Life Insurance Death Benefits

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Jessica Fox 13-08-2021

What Is a Life Insurance Death Benefit?

Life Insurance Death Benefits - Consumercoverage

Thinking about death while you’re still living may seem morbid, and it likely isn’t something you want to think about, but if you’re going to protect your family after you pass on, you should take the time to ensure you have the right life insurance. 

One of the primary functions of life insurance is providing your family with a death benefit when you pass away. Think of death benefits as a tax-free payout from your insurance company to your beneficiaries—so long as your premiums are up-to-date. 

However, there’s more to death benefits than just a large payout.

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What Are Death Benefits?

Death benefits, in a nutshell, are the dollar value of the life insurance policy you’ve taken out. Let’s say you purchase a life insurance policy for $500,000, then when you pass away, your beneficiaries will receive $500,000.

Death benefits are tax-free and paid out as a lump sum or annuity (a fixed annual rate paid to beneficiaries).

Who Can Receive The Death Benefit Life Insurance?

When you’re filling out the paperwork for life insurance, you can choose who or what entity will receive your death benefits—you aren’t only limited to just family. However, for your beneficiaries to receive the death benefit life insurance, they must be designated in your life insurance policy.

If you’re considering who to leave your death benefit to, these are your options:

  • Beneficiaries: You can your death benefit to one or more family members, friends or whomever you name as your beneficiaries—you also can choose the percentage to leave to each beneficiary. There are some caveats to naming beneficiaries worth mentioning:
    • Heirs: If the policyholder were to pass without a will, the estate goes to the heirs while death benefits go to the designated beneficiaries.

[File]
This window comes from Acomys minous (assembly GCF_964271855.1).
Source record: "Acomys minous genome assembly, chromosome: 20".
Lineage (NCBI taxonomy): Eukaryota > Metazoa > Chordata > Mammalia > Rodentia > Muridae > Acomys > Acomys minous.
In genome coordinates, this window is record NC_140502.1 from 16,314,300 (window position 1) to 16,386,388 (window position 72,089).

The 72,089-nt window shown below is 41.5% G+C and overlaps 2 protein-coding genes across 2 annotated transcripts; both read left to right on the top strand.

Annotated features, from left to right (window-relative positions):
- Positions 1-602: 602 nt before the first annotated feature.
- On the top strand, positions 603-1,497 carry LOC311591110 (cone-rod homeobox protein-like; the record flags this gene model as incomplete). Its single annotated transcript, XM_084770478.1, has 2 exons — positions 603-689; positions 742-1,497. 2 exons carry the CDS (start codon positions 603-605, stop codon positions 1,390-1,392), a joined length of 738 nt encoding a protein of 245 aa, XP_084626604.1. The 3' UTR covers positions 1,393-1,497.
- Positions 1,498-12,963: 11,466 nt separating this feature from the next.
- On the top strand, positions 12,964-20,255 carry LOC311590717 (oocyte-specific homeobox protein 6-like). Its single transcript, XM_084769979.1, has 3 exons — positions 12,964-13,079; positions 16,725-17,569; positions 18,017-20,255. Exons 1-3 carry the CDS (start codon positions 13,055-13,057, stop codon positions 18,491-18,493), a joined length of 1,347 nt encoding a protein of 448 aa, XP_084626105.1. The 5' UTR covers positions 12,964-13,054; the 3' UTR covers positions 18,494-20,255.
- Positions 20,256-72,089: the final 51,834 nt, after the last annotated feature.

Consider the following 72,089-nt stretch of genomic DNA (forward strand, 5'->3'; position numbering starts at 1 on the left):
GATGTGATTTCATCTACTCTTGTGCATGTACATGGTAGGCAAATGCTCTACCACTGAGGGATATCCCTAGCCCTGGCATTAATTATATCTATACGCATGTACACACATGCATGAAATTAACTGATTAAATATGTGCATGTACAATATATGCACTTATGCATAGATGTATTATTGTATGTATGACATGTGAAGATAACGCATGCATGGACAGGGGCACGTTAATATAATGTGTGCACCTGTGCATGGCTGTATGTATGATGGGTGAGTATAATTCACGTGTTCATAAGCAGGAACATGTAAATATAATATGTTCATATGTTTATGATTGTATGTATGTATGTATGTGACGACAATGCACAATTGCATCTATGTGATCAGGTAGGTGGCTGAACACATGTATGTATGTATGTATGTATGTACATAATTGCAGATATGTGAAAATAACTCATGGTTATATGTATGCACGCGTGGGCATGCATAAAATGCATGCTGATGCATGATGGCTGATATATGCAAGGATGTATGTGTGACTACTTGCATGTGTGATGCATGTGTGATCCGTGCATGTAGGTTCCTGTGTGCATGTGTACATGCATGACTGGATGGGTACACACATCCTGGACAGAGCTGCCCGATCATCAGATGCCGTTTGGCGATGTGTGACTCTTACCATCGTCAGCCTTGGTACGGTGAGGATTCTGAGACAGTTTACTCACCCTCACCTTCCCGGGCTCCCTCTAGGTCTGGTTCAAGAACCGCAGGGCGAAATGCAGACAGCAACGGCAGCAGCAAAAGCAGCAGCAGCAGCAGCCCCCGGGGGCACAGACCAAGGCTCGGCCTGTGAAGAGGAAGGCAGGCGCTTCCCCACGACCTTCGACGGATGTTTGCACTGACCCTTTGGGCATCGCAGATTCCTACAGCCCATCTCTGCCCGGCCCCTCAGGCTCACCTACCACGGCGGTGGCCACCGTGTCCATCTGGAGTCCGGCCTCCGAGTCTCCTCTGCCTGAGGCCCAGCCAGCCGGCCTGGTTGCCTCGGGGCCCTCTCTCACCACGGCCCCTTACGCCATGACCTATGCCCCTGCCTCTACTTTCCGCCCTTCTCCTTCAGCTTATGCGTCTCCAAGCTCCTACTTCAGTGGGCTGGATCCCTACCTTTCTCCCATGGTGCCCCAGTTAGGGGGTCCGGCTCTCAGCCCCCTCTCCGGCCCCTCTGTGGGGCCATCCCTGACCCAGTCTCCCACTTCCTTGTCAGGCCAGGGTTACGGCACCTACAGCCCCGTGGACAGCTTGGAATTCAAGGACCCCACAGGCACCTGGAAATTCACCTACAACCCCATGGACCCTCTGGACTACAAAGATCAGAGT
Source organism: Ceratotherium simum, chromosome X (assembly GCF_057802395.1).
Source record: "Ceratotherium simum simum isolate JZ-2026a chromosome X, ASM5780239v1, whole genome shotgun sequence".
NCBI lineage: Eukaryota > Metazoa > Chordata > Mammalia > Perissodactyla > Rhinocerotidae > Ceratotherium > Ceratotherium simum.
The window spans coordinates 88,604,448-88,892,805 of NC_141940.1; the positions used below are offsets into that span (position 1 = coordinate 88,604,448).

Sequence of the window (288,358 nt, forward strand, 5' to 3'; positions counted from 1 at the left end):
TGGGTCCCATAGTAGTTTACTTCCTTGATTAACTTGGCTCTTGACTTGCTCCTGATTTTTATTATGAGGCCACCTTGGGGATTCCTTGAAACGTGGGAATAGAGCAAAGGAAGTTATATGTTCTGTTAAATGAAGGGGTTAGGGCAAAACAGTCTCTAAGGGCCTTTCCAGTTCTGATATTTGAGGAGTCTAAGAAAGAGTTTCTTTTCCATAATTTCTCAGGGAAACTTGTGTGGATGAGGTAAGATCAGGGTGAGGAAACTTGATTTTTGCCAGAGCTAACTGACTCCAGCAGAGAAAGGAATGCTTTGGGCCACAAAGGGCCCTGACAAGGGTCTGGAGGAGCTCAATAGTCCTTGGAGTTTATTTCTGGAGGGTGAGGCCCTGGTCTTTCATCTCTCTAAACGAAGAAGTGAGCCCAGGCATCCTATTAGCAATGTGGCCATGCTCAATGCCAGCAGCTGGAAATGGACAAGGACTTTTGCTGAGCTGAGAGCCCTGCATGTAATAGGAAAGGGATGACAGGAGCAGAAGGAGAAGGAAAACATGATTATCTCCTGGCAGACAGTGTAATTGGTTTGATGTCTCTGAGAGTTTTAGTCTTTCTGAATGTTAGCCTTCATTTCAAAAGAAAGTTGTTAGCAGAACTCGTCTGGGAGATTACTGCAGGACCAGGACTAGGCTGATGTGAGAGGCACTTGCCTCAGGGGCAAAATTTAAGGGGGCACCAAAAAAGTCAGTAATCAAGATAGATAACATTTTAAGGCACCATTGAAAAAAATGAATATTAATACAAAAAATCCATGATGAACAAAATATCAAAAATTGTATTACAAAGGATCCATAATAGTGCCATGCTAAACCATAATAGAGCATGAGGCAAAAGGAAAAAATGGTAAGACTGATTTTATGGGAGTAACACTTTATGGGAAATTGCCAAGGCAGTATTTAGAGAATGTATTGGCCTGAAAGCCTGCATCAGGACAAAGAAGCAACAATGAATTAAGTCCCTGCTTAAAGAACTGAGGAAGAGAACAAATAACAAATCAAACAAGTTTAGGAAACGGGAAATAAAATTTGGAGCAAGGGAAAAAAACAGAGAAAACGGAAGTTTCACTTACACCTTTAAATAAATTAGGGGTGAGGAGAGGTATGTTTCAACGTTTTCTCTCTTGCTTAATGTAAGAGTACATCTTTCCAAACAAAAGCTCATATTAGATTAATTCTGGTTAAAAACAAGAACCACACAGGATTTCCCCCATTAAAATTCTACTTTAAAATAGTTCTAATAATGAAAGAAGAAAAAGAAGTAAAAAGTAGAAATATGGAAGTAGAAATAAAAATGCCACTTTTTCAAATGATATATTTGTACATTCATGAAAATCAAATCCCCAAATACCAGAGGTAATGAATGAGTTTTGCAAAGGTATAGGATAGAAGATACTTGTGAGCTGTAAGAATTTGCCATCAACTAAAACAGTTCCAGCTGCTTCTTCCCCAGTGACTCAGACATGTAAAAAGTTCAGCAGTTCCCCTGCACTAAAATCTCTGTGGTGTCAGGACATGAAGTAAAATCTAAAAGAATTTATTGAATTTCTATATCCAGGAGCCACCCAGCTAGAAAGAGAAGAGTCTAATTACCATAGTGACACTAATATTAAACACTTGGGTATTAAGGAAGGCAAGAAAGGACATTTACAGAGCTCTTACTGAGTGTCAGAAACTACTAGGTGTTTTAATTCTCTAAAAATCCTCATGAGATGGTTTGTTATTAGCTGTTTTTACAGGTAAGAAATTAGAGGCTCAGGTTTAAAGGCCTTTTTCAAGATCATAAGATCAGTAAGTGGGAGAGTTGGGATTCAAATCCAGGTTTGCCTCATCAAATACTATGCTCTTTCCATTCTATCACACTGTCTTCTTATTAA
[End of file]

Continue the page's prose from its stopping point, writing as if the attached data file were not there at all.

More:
• Underaged Children: Minors can’t be named beneficiaries, but they can have the death benefit amount willed to them in trust. 
    • Spouse Permission: States with common property laws require the spouse to be the beneficiary or that they agree to an alternative.
    • Entities: You aren’t limited to just giving the death benefit funds to your family; you can also elect to leave funds to charities, businesses, or family trusts.

Beneficiaries aren’t set in stone; you can set up beneficiaries as revocable (remove without permission) or irrevocable (consent required).

When Do Death Benefits Payout?

The death benefit life insurance isn’t automatic; for your beneficiaries to receive the funds, they have to fill out a death claim to notify the insurance company of your passing. To file a death claim, you need a copy of the death certificate, and from there, the insurance company will review the claim. Then, if the claim is approved, the funds are released – usually, it takes 14-60 days – for the beneficiaries to receive the death benefit payout.

How Death Benefits Payout?

When you purchase your life insurance policy for $500,000, your beneficiaries will receive the full $500,000 as a lump sum payment, in trust or as annuities upon your passing. Ultimately, as the policyholder, you have the freedom to structure the payout as you wish.

Funds are available via check or direct deposit into the bank account provided on the death claim form.

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Death Benefit Reductions

Under certain circumstances, insurance companies will adjust the payout to reflect new information. For example, if the policyholder intentionally lied—committing insurance fraud— about their state of health to get cheaper rates, insurers reserve the right to adjust the death benefit. This means the insurance company will recalculate what the policyholders premiums should have been and adjust the payout to reflect this new information.

Accelerated Death Benefits

Suppose you have a terminal illness with a life expectancy of 6 months – 2 years. In that case, the policyholder can apply to access their death benefits while they’re still living to relieve the financial strains on their family. However, if you accelerate your death benefits, your beneficiaries will receive a lower death benefit payout.

Death Benefit Life Insurance

Although most people don’t want to think about dying, the one thing you want to hammer out is what you can financially do to support your beneficiaries after you pass on. 

We can all agree that leaving our loved ones both emotionally and financially vulnerable isn’t something we want weighing on our conscience; that’s why we have life insurance. Life insurance is a means of providing for our loved ones without us being there, so don’t neglect to buy life insurance if you want to continue providing for your family after you’ve gone.

Jessica FoxJessica Fox has been a freelance writer for five years, with a specialty in health, wellness, and insurance. During this time, she’s written for some of the biggest B2B and B2C brands from around the world. Jessica is also the mother of two young daughters and loves coffee, writing, and working out.